Kandy to Ella train prices
12Go Asia sells 2nd class reserved tickets for $13, which is a huge mark-up but isn’t too bad for a 7-hour journey with a comfy seat! Our driver managed to get us 2nd class reserved tickets from the black market a day before, which cost 1,500 rupees ($8.50) each. Our driver so kindly offered to split the cost with us so we ended up paying 750 rupees ($4.25) each for a ticket, but it was a huge risk to take! All because I was being cheap. If you can, I’d still avoid the hassle and stress by booking your tickets early.
Here are the prices for unreserved seats:
1st Class – 1500 rupees ($8.50)
2nd Class – 230 rupees ($1.30)
3rd Class – 125 rupees ($0.70)
Kandy to Ella train times
The trains arrive at the respective station as follows:
I would recommend taking the 8:32am train from Perediniya or 8:42am from Kandy to arrive in Ella at 15:14 so you will be just in time to catch the sunset on Little Adam’s Peak in Ella.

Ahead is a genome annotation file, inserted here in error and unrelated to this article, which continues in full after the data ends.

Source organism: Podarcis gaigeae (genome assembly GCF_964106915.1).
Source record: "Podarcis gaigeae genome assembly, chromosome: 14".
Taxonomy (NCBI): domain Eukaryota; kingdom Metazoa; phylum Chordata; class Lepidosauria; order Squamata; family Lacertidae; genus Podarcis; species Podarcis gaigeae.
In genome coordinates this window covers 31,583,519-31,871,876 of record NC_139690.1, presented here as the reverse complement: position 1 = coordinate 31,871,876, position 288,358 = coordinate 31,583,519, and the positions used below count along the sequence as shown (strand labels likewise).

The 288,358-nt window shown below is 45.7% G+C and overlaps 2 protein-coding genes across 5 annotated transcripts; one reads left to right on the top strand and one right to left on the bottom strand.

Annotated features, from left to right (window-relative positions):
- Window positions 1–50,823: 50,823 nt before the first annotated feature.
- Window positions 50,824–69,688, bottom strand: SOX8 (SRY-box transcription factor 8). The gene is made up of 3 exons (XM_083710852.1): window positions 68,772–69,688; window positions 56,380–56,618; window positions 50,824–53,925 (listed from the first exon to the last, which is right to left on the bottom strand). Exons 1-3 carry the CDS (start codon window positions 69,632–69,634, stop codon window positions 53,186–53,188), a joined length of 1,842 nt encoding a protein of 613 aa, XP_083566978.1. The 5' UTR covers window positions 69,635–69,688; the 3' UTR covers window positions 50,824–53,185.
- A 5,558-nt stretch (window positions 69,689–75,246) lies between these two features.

Note that trains are often subject to unexpected delays so make sure to have contingencies. We were quite lucky to have our train arrive in Kandy right on time, but our train only arrived at Ella at 3:45pm, which was still pretty great!
The difference between the classes
There are three classes or cabins to choose from (if you are even lucky enough to choose!). Tickets are tough to get so sometimes you just have to settle for what’s available. Here’s a rundown on the differences of the classes on the Kandy to Ella train:
1st class cabin: This cabin is fully air-conditioned, and is the closest to the front of the train. The downside is that you can’t open the windows to admire the views you came for! When we traveled, this cabin was really empty, so if you absolutely have to travel, the chances of snagging a 1st class ticket may be higher.